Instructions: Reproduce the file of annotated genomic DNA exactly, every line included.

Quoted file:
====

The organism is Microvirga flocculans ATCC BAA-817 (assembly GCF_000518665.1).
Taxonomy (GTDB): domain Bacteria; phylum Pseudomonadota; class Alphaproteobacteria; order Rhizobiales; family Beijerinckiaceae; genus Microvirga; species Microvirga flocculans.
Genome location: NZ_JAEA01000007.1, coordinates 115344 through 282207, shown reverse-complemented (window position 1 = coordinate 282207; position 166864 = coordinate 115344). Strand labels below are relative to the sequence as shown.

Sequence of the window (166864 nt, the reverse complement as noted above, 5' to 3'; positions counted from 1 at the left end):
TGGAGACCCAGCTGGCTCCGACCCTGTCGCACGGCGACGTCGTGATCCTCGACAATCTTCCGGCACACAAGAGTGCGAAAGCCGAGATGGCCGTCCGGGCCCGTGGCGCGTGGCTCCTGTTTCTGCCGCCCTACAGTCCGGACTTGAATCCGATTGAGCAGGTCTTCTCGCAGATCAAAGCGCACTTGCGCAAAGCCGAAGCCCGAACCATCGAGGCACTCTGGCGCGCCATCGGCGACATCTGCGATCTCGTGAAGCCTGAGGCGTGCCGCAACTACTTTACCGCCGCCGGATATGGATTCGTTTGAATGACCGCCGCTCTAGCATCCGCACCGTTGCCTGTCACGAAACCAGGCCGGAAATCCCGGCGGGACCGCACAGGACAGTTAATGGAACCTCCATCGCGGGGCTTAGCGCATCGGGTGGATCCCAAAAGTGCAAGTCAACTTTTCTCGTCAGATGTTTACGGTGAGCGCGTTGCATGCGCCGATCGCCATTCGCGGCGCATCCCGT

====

The organism is Microvirga flocculans ATCC BAA-817 (assembly GCF_000518665.1).
Taxonomy (GTDB): domain Bacteria; phylum Pseudomonadota; class Alphaproteobacteria; order Rhizobiales; family Beijerinckiaceae; genus Microvirga; species Microvirga flocculans.
Genome location: NZ_JAEA01000007.1, coordinates 115344 through 282207, shown reverse-complemented (window position 1 = coordinate 282207; position 166864 = coordinate 115344). Strand labels below are relative to the sequence as shown.

Sequence of the window (166864 nt, the reverse complement as noted above, 5' to 3'; positions counted from 1 at the left end):
TGGAGACCCAGCTGGCTCCGACCCTGTCGCACGGCGACGTCGTGATCCTCGACAATCTTCCGGCACACAAGAGTGCGAAAGCCGAGATGGCCGTCCGGGCCCGTGGCGCGTGGCTCCTGTTTCTGCCGCCCTACAGTCCGGACTTGAATCCGATTGAGCAGGTCTTCTCGCAGATCAAAGCGCACTTGCGCAAAGCCGAAGCCCGAACCATCGAGGCACTCTGGCGCGCCATCGGCGACATCTGCGATCTCGTGAAGCCTGAGGCGTGCCGCAACTACTTTACCGCCGCCGGATATGGATTCGTTTGAATGACCGCCGCTCTAGCATCCGCACCGTTGCCTGTCACGAAACCAGGCCGGAAATCCCGGCGGGACCGCACAGGACAGTTAATGGAACCTCCATCGCGGGGCTTAGCGCATCGGGTGGATCCCAAAAGTGCAAGTCAACTTTTCTCGTCAGATGTTTACGGTGAGCGCGTTGCATGCGCCGATCGCCATTCGCGGCGCATCCCGT